Jayson Werth has perhaps the most unique point of view on the Nationals’ roster. He signed the largest contract in team history before the 2011 season, receiving some ridicule for proclaiming he wanted to be “part of the group that changes perception of baseball in Washington, D.C.” He received plenty of validation when his vision became reality last season. After a winter of moves (adding Rafael Soriano, re-signing Adam LaRoche, trading for Denard Span and exchanging Michael Morse for prospects), the sharp baseball observer reflected on the Nationals’ newest fortune: They’re among the favorites to contend for the World Series.
“I think we got the best team in baseball,” he said Saturday at the team’s Nats Fest. “If that’s your mind-set going in, no one else matters, you just have to take care of yourself.”
Werth was close with Morse (“one of my favorite clubhouse teammates of all time”) and was sad to see him go, but understood the Nationals’ pursuit of LaRoche, a power-hitting and Gold Glove first baseman. Werth was exceptionally pleased with the signing of Rafael Soriano, who, like Werth, is represented by Scott Boras.
“Soriano is a huge move,” Werth said. “I thought that was great. I was actually hoping that would happen. Silently. I wasn’t reaching out to anyone to get it done or anything. But in that back of my mind, I was like, ‘If we could pick him up and throw him in the back of bullpen and move everybody back a spot an inning, it would catapult a really good bullpen to the best bullpen.’”
As he reflected on his offseason, Werth noted that after he broke his left wrist in May, doctors told him it would take 18 months for a full recovery. He returned last season, three months after his injury, battling soreness, stiffness and weakness in his wrist even as he played. Werth said his wrist still isn’t strong enough now but he’s confident he can play well and his power numbers can return given how he played even when the wrist was weaker.
With the addition of Span, the everyday leadoff hitter the Nationals long sought, Werth can move lower in the batting order. He gladly hit first in the lineup last season, and even suggested it, because he felt his ability to take pitching and work pitchers was best suited for it given the existing batting order. Werth excelled as a leadoff hitter last season (.388 on-base percentage from that spot) but was excited to hand over the position to Span and return to the heart of the order. It’s unclear now where he will hit but one potential lineup that alternates left-handers and right-handers could have him hitting second, behind Span and ahead of Bryce Harper.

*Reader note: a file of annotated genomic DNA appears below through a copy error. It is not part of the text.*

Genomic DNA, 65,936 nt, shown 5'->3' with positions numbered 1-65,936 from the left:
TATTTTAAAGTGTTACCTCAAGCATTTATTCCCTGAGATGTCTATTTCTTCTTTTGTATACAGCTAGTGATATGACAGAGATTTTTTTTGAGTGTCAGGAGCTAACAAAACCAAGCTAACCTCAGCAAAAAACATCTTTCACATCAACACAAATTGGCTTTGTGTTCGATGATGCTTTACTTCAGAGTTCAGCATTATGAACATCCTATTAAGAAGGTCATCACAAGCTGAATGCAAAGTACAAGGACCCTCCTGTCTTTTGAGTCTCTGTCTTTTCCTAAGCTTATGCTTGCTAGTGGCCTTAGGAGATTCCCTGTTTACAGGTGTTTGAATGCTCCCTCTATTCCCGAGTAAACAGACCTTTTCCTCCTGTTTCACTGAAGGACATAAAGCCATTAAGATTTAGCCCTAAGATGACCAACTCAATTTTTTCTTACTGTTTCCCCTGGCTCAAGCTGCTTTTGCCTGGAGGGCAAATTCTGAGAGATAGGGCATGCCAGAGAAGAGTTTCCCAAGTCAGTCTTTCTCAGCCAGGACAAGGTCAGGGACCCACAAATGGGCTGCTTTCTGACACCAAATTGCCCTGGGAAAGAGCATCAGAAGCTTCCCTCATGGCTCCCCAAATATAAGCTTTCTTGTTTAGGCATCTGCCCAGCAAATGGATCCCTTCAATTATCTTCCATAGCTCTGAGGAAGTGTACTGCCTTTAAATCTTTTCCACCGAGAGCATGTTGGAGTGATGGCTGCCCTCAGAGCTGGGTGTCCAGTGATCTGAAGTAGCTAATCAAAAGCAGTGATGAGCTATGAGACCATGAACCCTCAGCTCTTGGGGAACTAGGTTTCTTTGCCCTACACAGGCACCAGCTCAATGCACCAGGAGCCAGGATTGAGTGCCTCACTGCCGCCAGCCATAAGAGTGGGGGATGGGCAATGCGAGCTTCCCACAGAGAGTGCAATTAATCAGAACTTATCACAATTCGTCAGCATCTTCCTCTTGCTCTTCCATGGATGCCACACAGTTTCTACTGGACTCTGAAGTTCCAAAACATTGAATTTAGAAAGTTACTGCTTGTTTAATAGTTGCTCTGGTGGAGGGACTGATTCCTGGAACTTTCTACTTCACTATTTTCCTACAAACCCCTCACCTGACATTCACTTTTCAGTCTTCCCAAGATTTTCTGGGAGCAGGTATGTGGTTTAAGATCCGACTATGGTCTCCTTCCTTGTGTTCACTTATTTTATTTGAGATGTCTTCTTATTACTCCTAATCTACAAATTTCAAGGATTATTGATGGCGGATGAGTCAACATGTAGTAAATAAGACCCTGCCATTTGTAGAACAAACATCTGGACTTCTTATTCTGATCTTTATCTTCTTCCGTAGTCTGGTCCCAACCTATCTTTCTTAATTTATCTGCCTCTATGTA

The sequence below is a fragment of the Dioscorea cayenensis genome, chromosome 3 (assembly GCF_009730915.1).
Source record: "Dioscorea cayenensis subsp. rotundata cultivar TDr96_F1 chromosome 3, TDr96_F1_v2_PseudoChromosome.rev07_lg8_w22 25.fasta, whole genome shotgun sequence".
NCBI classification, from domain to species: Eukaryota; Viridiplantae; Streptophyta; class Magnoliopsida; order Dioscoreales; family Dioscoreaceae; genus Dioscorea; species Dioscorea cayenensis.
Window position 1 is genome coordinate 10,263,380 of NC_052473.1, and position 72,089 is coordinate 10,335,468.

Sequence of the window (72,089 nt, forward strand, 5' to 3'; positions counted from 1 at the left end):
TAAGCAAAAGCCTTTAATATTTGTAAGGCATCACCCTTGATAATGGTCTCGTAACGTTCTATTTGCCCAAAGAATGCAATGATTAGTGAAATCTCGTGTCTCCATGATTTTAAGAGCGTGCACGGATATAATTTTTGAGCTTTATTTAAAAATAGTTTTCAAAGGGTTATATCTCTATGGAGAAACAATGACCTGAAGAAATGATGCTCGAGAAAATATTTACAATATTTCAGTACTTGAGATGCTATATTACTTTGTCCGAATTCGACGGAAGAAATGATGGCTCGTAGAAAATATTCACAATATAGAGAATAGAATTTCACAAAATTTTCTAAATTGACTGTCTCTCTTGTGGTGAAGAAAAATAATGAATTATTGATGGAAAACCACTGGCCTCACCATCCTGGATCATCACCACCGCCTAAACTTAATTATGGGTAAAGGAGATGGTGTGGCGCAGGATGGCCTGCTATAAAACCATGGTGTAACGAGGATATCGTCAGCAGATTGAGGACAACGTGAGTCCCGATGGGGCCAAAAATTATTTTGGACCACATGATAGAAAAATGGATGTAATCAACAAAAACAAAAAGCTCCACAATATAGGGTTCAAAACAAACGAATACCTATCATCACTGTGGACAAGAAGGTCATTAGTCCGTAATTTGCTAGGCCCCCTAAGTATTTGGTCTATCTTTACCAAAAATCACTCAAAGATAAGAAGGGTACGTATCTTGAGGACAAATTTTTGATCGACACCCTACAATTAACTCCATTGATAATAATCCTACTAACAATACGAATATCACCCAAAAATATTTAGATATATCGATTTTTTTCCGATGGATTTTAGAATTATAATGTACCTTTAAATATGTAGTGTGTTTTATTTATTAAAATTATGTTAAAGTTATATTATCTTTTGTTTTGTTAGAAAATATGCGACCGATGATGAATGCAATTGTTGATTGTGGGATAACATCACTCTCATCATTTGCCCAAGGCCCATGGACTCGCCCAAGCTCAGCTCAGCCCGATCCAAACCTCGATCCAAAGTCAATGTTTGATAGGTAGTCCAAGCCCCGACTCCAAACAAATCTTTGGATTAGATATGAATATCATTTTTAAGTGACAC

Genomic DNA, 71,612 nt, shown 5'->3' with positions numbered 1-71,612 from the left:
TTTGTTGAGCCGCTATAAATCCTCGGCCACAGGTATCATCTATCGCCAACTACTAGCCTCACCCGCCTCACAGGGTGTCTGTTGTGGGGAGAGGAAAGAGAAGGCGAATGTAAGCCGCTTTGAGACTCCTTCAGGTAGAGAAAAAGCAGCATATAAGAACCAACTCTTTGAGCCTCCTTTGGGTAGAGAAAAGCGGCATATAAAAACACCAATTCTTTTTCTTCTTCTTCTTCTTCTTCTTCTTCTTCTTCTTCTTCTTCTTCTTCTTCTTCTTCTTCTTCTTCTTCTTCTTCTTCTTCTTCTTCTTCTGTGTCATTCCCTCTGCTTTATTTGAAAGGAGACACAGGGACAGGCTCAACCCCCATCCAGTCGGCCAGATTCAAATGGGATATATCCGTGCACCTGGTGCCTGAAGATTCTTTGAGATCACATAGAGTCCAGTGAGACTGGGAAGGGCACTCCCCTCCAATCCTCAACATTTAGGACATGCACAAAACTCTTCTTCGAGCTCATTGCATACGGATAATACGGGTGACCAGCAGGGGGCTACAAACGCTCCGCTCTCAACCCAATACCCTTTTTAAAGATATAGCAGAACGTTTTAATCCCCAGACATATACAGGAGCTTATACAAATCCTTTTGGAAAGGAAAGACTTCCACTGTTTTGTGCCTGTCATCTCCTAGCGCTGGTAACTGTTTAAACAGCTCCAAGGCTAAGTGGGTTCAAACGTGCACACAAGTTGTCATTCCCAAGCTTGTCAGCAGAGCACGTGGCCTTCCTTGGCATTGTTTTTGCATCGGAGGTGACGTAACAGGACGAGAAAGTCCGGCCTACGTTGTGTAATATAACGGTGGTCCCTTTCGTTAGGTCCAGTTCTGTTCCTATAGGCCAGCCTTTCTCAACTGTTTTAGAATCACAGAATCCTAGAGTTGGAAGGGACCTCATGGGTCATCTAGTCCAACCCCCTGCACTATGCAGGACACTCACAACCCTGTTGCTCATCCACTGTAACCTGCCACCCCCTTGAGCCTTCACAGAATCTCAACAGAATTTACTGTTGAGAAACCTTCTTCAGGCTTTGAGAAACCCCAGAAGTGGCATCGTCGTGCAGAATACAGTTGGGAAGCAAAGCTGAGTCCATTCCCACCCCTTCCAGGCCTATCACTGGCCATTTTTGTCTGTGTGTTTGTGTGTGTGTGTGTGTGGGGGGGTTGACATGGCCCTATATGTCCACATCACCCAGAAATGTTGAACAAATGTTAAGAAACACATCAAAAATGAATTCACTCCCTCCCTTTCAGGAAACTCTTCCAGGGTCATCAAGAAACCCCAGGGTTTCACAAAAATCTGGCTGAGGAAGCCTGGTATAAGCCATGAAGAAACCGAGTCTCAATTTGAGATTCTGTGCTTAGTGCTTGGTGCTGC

“If it was up to me I’d want to hit in the middle of the order,” he said. “It’s the best place for me. But with the guys we had, I think just for our team that is what was best for us. That was fine. I was happy to do it. I thought I did a good job. But we get a guy like Denard at the top of your lineup, I mean that’s a prototypical leadoff guy. That’s going to be awesome. Where I hit after that, I don’t know. I think I got like five or six different lineups that we can roll out there. We’ll see what Davey wants to do. I feel confident in every one.”
In just over two weeks, Werth will head down to Viera for spring training, among the final ones to arrive. The veteran will open camp with the Nationals for the third time, look across the the roster and be reminded of what many across the sport have already noticed.
“We were good enough to be world champs last year and our team is better this year,” he said. “Obviously we dealt with a lot of injuries last year and our bench guys came through and got us to where were going to be. With that said, I think our team is better this year and our bench is still just as good. I like our chances. Obviously anything can happen when you get to the postseason but you have to get in. And I feel good about us getting in.”
NOTE: We caught up with several Nationals players, and prospects, at Nats Fest on Saturday and will have updates from them throughout the week